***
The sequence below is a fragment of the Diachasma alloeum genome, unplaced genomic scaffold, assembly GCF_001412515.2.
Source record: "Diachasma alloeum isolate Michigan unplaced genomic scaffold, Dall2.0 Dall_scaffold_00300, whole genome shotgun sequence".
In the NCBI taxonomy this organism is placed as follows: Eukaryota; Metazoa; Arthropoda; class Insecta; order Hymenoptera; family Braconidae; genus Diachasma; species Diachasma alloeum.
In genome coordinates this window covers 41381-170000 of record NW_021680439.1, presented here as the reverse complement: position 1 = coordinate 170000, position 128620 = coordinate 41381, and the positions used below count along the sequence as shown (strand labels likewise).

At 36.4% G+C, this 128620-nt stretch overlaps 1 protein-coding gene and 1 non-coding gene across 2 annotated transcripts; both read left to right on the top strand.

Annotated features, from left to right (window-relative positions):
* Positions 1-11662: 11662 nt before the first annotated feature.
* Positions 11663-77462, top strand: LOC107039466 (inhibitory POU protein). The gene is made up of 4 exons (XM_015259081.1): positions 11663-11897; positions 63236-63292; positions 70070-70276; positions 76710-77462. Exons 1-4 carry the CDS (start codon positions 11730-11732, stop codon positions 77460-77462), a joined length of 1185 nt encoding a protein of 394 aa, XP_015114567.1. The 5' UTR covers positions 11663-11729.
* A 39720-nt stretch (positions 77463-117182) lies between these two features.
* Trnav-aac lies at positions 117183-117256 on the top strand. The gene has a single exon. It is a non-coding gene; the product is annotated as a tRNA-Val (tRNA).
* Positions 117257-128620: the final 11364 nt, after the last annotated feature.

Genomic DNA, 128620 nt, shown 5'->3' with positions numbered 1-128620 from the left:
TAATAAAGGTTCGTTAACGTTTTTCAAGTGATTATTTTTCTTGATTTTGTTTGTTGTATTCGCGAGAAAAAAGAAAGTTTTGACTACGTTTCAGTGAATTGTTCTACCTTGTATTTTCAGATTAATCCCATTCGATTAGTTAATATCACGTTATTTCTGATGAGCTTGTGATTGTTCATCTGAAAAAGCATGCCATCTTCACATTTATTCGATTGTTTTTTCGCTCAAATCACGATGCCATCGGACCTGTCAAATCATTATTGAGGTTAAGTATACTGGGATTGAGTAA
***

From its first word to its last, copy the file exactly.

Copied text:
The sequence below is a fragment of the Diachasma alloeum genome, unplaced genomic scaffold, assembly GCF_001412515.2.
Source record: "Diachasma alloeum isolate Michigan unplaced genomic scaffold, Dall2.0 Dall_scaffold_00300, whole genome shotgun sequence".
In the NCBI taxonomy this organism is placed as follows: Eukaryota; Metazoa; Arthropoda; class Insecta; order Hymenoptera; family Braconidae; genus Diachasma; species Diachasma alloeum.
In genome coordinates this window covers 41381-170000 of record NW_021680439.1, presented here as the reverse complement: position 1 = coordinate 170000, position 128620 = coordinate 41381, and the positions used below count along the sequence as shown (strand labels likewise).

At 36.4% G+C, this 128620-nt stretch overlaps 1 protein-coding gene and 1 non-coding gene across 2 annotated transcripts; both read left to right on the top strand.

Annotated features, from left to right (window-relative positions):
* Positions 1-11662: 11662 nt before the first annotated feature.
* Positions 11663-77462, top strand: LOC107039466 (inhibitory POU protein). The gene is made up of 4 exons (XM_015259081.1): positions 11663-11897; positions 63236-63292; positions 70070-70276; positions 76710-77462. Exons 1-4 carry the CDS (start codon positions 11730-11732, stop codon positions 77460-77462), a joined length of 1185 nt encoding a protein of 394 aa, XP_015114567.1. The 5' UTR covers positions 11663-11729.
* A 39720-nt stretch (positions 77463-117182) lies between these two features.
* Trnav-aac lies at positions 117183-117256 on the top strand. The gene has a single exon. It is a non-coding gene; the product is annotated as a tRNA-Val (tRNA).
* Positions 117257-128620: the final 11364 nt, after the last annotated feature.

Genomic DNA, 128620 nt, shown 5'->3' with positions numbered 1-128620 from the left:
TAATAAAGGTTCGTTAACGTTTTTCAAGTGATTATTTTTCTTGATTTTGTTTGTTGTATTCGCGAGAAAAAAGAAAGTTTTGACTACGTTTCAGTGAATTGTTCTACCTTGTATTTTCAGATTAATCCCATTCGATTAGTTAATATCACGTTATTTCTGATGAGCTTGTGATTGTTCATCTGAAAAAGCATGCCATCTTCACATTTATTCGATTGTTTTTTCGCTCAAATCACGATGCCATCGGACCTGTCAAATCATTATTGAGGTTAAGTATACTGGGATTGAGTAA